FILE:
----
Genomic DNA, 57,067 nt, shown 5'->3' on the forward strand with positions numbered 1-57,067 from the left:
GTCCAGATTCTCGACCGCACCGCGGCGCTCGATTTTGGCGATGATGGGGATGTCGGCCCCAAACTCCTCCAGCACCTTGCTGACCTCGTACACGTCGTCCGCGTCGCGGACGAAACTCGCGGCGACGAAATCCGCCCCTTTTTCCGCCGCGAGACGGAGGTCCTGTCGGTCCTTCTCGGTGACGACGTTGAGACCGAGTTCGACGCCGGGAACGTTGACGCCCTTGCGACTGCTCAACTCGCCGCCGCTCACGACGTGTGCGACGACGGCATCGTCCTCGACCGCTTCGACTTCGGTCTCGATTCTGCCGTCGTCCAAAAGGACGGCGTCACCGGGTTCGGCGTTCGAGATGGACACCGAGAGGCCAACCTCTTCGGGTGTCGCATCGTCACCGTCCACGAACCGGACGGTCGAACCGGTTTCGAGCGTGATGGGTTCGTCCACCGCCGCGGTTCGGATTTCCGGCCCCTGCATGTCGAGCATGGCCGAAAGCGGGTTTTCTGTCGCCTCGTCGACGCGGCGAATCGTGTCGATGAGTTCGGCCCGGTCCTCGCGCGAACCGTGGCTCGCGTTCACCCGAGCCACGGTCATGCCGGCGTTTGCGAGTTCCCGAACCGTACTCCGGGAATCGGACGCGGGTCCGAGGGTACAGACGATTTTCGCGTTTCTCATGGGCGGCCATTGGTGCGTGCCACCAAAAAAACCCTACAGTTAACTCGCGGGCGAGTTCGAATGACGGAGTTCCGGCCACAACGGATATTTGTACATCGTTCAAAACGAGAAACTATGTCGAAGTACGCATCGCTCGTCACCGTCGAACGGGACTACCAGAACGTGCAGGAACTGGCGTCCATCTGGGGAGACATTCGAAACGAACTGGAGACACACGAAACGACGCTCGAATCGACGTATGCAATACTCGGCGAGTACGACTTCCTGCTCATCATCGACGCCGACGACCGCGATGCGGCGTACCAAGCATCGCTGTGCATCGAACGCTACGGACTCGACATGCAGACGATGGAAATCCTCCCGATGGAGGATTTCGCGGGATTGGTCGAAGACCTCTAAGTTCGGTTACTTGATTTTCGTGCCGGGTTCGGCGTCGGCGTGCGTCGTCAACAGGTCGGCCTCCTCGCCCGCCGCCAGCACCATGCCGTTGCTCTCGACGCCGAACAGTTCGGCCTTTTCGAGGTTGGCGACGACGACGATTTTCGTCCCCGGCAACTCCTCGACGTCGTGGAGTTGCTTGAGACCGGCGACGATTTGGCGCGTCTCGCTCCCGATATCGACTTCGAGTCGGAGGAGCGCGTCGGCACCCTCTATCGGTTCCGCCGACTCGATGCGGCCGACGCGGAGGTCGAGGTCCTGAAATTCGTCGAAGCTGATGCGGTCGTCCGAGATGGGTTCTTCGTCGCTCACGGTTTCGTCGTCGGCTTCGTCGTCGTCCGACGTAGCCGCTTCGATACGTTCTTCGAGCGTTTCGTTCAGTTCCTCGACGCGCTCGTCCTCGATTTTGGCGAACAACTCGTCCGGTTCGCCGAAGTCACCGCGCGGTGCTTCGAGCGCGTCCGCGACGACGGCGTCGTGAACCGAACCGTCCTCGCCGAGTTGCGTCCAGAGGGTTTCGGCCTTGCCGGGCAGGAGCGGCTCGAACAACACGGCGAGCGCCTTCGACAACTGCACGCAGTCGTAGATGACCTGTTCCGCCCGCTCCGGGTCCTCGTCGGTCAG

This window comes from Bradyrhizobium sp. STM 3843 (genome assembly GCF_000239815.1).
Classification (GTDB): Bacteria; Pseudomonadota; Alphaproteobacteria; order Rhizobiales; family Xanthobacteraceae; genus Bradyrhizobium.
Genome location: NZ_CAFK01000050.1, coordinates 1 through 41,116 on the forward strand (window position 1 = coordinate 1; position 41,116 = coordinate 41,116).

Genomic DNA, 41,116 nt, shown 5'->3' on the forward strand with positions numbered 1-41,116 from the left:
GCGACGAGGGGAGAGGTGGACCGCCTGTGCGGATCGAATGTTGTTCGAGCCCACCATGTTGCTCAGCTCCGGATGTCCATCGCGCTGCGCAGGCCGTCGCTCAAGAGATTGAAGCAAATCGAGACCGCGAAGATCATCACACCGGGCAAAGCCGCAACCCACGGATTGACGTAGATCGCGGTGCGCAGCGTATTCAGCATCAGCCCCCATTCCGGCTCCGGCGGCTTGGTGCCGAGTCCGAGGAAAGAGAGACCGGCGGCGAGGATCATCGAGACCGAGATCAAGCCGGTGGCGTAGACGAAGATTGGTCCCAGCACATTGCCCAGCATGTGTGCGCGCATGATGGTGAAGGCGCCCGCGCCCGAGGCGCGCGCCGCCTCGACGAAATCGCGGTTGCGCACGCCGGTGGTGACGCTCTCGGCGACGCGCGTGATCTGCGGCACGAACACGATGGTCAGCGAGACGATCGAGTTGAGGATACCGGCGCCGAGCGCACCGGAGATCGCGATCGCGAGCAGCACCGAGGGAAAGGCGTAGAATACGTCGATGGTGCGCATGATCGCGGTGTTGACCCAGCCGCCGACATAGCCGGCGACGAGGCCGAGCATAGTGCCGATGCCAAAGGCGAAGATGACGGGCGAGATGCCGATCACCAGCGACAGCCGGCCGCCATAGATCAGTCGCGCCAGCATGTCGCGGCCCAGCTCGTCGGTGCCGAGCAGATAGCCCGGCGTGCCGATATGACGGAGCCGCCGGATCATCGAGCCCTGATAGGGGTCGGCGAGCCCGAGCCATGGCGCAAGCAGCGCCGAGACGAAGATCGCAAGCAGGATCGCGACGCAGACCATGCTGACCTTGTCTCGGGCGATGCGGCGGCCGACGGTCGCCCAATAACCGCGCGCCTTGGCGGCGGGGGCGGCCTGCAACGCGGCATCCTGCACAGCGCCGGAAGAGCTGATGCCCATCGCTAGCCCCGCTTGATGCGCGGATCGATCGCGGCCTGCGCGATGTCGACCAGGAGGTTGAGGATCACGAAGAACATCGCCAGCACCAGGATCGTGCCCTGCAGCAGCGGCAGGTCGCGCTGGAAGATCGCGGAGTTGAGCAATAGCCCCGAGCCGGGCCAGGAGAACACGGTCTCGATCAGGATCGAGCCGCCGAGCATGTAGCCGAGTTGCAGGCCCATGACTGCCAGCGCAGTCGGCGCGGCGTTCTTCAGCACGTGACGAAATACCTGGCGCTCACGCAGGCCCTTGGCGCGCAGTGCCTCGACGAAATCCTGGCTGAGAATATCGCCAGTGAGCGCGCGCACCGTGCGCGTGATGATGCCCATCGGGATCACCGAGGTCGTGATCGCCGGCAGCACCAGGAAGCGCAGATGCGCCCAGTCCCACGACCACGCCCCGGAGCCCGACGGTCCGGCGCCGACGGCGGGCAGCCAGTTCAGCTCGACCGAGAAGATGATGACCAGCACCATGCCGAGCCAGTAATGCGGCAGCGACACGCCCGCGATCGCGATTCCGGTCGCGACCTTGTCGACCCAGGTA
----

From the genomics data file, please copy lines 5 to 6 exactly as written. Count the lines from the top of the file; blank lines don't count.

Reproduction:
Genome location: NZ_CAFK01000050.1, coordinates 1 through 41,116 on the forward strand (window position 1 = coordinate 1; position 41,116 = coordinate 41,116).

Genomic DNA, 41,116 nt, shown 5'->3' on the forward strand with positions numbered 1-41,116 from the left: